LBTL: How hard is it really?

I decided to do a final post to cover my last two days because my meals were unsurprisingly much of the same! The only difference was switching out the microwaved eggs for beans on toast – a lot better but somewhat minimal…

2014-06-05 13.39.43

Sad beans on toast

I also stuck with my ‘poverty carbonara’ both nights, which I continued to really enjoy and will probably make again (minus the hot dogs).

I found the challenge harder and easier than expected – I did well because I planned my shop in a lot of detail and managed to get in a reasonable amount of calories everyday. It was harder though because I realised how much of your mental capacity it takes to plan every meal in that way for a long period of time. Having lived on benefits in London, I am definitely no stranger to budgeting, but this was entirely different!

2 weeks to Palestine!
Just wanted to reiterate the reason I’ve been doing this challenge: I’m fundraising for my voluntary placement in Palestine (leaving 2 weeks today!), where I will be working on a project combating youth unemployment. Conflict and occupation in the region has led to huge barriers to education, which hugely harm employment chances. We will be delivering courses and workshops on English, CV writing, public speaking and similar. The project is brand new, which means we will have a chance to design and direct it to be as effective as possible.

The scheme is government funded, and is running all over the world. Everything I fund raise enables other young people in the UK to take part! I have been lucky enough to have incredibly generous family and friends, and have smashed my target. If anyone still wants to donate, tomorrow June 9th is my deadline!

Final tips for Live Below the Line

  • Plan your meals very carefully – shop around before you decide and use mysupermarket to compare prices before buying.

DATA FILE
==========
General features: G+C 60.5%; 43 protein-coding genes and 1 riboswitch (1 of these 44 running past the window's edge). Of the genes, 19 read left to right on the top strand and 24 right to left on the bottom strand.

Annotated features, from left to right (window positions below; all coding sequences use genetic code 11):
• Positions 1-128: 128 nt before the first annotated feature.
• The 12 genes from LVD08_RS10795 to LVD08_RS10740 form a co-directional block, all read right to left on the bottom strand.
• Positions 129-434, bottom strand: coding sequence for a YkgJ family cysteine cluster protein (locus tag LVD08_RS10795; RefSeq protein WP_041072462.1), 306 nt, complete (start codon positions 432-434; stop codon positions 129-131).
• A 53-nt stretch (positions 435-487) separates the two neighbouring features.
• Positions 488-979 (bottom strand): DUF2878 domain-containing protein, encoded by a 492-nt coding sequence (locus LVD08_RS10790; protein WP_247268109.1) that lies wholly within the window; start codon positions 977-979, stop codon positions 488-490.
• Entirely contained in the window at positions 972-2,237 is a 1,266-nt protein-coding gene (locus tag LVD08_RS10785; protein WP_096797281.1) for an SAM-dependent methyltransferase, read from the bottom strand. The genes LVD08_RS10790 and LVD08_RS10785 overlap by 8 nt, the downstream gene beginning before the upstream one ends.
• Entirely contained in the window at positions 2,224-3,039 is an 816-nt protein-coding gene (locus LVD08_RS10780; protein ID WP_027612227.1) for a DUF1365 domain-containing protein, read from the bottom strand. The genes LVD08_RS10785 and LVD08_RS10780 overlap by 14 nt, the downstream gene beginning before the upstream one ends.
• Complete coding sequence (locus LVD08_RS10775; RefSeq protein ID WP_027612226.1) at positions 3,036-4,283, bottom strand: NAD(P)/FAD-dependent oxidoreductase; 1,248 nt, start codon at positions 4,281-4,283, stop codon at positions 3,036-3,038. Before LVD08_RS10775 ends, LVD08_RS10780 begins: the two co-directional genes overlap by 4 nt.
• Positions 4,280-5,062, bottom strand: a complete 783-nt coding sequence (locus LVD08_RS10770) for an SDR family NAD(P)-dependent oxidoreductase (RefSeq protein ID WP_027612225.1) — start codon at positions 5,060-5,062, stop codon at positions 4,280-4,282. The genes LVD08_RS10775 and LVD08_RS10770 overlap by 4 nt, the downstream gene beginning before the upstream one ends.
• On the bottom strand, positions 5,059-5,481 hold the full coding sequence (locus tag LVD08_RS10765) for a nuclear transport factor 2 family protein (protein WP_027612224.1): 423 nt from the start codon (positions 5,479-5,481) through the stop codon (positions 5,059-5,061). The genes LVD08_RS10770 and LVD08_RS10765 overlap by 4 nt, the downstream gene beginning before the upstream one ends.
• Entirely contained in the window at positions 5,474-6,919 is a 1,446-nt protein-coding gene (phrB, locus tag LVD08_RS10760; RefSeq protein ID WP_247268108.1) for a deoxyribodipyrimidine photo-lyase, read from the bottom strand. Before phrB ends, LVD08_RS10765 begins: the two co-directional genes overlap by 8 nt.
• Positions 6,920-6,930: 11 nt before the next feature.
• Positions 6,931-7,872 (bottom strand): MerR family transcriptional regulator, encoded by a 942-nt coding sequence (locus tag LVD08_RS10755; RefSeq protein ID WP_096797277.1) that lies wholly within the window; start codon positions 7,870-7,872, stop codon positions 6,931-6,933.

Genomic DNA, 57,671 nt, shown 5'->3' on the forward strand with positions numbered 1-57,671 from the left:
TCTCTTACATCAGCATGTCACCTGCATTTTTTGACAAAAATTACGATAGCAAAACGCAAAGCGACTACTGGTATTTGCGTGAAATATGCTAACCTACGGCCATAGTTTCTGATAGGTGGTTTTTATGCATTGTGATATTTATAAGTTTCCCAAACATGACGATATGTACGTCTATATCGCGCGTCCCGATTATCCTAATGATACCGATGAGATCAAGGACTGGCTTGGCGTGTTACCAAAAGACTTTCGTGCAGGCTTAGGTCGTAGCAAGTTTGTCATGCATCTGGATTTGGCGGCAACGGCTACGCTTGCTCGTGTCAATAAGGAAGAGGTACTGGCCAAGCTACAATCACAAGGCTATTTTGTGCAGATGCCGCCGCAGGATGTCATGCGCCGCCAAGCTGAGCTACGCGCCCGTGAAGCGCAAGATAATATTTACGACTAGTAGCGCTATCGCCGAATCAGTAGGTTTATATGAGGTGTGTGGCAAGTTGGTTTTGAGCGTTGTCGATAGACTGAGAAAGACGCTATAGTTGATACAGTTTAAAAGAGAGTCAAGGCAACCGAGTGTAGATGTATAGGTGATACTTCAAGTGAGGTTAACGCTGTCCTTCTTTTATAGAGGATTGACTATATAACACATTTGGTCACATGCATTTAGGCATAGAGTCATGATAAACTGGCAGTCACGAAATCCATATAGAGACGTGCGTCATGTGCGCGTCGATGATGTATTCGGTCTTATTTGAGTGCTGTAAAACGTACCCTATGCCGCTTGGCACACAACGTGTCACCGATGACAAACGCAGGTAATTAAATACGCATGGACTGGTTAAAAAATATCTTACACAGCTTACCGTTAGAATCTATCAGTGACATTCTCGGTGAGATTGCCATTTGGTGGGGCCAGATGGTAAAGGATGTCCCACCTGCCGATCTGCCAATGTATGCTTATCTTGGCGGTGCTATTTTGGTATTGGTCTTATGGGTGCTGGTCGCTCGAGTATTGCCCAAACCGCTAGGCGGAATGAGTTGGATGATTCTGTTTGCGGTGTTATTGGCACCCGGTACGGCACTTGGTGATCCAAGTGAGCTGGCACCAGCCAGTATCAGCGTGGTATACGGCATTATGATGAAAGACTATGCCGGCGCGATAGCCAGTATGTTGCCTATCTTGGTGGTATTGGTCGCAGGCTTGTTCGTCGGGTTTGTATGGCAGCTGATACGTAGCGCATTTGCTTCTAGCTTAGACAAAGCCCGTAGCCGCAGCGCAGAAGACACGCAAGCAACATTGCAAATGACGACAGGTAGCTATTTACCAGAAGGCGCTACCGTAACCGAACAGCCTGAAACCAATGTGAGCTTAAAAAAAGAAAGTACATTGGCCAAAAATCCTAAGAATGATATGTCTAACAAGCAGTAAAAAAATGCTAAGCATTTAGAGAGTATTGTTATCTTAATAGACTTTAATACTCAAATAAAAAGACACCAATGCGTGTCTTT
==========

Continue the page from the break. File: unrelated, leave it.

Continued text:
• Include a treat if you can (highly recommend the 18p chocolate mousse from Tesco) – this will give you something to look forward to and break up the monotony of the rest of your food.
  • Think about FLAVOUR! Definitely include some stock/tomato paste/allow for salt and pepper otherwise you’re in for a really boring week.
  • Try not to plan any heavy duty exercise as your energy levels are going to be low, particularly if you’re unused to 1200 calories a day.
  • Plan for your daily routine: might seem like an obvious one but it’s really hard to budget in convenience meals, however, I am sure there are better options to microwaving eggs. If you find any, let me know!
  • Stick to vegetarian food – you get more for your money and it’s probably less likely to be suspect…

Practically, these tips will probably make sure you are fine for the week, but it’s also definitely worth reading some literature around the poverty line and trying to understand what life is like for people who not only are living on that much food or less, but are also doing so without shelter (in the freezing cold or blistering heat), medical care, and while working labour-intensive jobs and supporting families on that £1. It not only reminded me of how hard life could be if I been born in different circumstances, but of how wasteful I tend to be with food even when on a budget. It would be fascinating to see how the challenge would vary in other countries, especially where living costs are much lower. However, either way, the figure is astoundingly low, especially when taking into account the cost of anything more than food.

I’m now really looking forward to working on a development project in Palestine, and will soon be blogging about it – watch this space!

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